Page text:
subject: microbiota

A Human Milk Oligosaccharide Protects Against Intestinal Infection and Inflammation

A Human Milk Oligosaccharide Protects Against Intestinal Infection and Inflammation

Sugars found in human milk, called human milk oligosaccharides (HMOs), have various protective effects against intestinal infections. A new study finds that the HMO 2'-fucosyllactose (2'-FL) protects against infection and inflammation caused by the pathogen Campylobacter jejuni. Read More...

The Bacterial Diversity in Raw Cow Milk During Its Transport and Storage

The Bacterial Diversity in Raw Cow Milk During Its Transport and Storage

Pasteurization helps make raw cow milk safe for human consumption, but it doesn’t get rid of all bacteria. These remaining bacteria can cause spoilage, thus affecting the shelf life and quality of milk products and leading to wastage. Knowing what bacteria are present in milk before and during milk processing could help identify sources of spoilage and find ways to get rid of them. Read More...

De-stressing with Dairy

De-stressing with Dairy

When, a few years ago, researchers analyzed fecal samples from volunteer undergraduates at Swinburne University of Technology, in Victoria, Australia, they didn’t necessarily expect to find evidence of the students’ examination stress. Yet the fecal lactic acid levels—reflecting the amount of “good bacteria” of the genus Lactobacillus in the students’ guts—took a dive during the exam period. In other words, exam stress had caused the volunteers’ intestines to become more favorable environments to pathogenic organisms. As the exams went on, things only got worse: the researchers observed day-by-day reductions in the undergraduates’ fecal lactic acid levels. This couldn’t have been because exam-period diets were messing with the students’ health—the only significant dietary change was an increase in coffee consumption. Read More...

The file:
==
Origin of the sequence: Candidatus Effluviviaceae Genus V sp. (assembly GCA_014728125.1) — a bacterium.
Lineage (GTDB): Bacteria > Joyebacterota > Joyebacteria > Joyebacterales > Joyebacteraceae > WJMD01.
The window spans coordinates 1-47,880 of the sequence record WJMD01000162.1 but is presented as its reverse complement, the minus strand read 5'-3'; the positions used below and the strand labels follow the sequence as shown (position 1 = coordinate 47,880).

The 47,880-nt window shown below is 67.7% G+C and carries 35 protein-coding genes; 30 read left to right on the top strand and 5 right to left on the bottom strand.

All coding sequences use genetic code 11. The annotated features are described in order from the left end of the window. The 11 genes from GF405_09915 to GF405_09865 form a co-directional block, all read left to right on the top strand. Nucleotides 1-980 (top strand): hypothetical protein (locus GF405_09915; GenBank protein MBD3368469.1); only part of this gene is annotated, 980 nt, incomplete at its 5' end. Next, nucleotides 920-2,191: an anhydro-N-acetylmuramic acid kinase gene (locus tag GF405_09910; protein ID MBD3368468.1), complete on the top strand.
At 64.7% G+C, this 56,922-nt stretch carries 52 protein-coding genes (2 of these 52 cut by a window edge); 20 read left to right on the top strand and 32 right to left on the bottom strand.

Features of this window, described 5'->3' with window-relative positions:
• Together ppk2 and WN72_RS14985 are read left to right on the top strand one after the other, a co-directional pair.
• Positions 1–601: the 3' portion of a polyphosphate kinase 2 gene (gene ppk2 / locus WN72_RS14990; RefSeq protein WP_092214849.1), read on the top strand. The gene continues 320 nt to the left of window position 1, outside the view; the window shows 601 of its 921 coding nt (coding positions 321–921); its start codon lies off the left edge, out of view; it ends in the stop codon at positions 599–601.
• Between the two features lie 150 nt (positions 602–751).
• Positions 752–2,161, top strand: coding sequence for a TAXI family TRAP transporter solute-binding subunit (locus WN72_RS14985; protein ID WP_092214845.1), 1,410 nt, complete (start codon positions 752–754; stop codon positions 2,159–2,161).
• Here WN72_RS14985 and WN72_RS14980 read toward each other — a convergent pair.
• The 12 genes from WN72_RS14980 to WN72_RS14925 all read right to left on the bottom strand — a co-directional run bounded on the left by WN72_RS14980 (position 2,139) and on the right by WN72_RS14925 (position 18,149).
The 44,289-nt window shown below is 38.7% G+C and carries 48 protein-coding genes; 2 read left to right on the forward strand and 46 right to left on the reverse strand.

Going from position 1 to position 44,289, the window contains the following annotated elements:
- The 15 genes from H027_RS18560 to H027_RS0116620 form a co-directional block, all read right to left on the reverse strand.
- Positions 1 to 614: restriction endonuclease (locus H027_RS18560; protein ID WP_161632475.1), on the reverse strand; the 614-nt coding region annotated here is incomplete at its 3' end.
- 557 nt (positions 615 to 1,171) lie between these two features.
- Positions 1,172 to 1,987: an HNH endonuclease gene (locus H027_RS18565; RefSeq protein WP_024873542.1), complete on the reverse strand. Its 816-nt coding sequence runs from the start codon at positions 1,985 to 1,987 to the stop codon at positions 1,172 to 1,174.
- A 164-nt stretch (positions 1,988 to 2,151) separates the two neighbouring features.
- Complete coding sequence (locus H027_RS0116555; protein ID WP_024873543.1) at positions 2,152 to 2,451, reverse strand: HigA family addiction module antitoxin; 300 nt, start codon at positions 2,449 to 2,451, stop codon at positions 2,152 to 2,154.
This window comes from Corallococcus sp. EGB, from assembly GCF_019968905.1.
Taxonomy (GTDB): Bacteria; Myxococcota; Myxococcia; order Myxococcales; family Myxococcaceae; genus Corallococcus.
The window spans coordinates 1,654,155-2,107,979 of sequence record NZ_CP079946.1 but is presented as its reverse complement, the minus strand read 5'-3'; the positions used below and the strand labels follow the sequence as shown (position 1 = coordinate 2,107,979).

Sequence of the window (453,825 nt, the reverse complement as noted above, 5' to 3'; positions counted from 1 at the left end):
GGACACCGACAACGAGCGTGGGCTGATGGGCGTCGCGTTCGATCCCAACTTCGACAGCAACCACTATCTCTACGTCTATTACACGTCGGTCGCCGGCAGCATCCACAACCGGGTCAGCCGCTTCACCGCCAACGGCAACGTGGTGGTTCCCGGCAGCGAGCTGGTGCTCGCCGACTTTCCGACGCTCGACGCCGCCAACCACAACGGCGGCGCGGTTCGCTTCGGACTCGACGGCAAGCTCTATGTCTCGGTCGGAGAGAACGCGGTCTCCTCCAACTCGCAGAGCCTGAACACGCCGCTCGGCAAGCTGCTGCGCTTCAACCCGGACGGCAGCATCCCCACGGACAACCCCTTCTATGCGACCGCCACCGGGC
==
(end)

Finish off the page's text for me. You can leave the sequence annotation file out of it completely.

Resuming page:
Mother’s DNA Alters Baby’s Gut Microbes

Mother's DNA Alters Baby's Gut Microbes

A mother’s genes determine a lot of things about her newborn, and it turns out that their effects extend even to the bacteria that colonize the baby’s gut. The establishment of a baby’s gut microbial community is an important event in a newborn’s life. A new study, conducted by microbial ecologist Zachary Lewis, finds that the gut microbiome of breastfed infants is influenced by the types of sugars present in breast milk [1, 2]. Specifically, a particular gene in mothers that modifies sugars in breast milk influences infants’ gut microbiome. Read More...

Microbial Transfer from Mother to Offspring

Microbial Transfer from Mother to Offspring

Until recently, it was thought that the maternal reproductive system is sterile, and that a baby’s first contact with bacteria was during birth while working its way through the birth canal. This long-standing dogma has been challenged by studies demonstrating that almost all tissues in the body are full of germs. Read More...

Polyamines Promote a Healthy Gut Microflora

Polyamines Promote a Healthy Gut Microflora

The gastrointestial (GI) tract microbiota—important for establishing nutrient and energy balance, a healthy immune system and other physiological systems—is seeded during neonatal life. Mice fed formula with supplemental polyamines, GI tract bacterial growth factors present in milk, had microbiota that closely resembled that of breast-fed mice. Read More...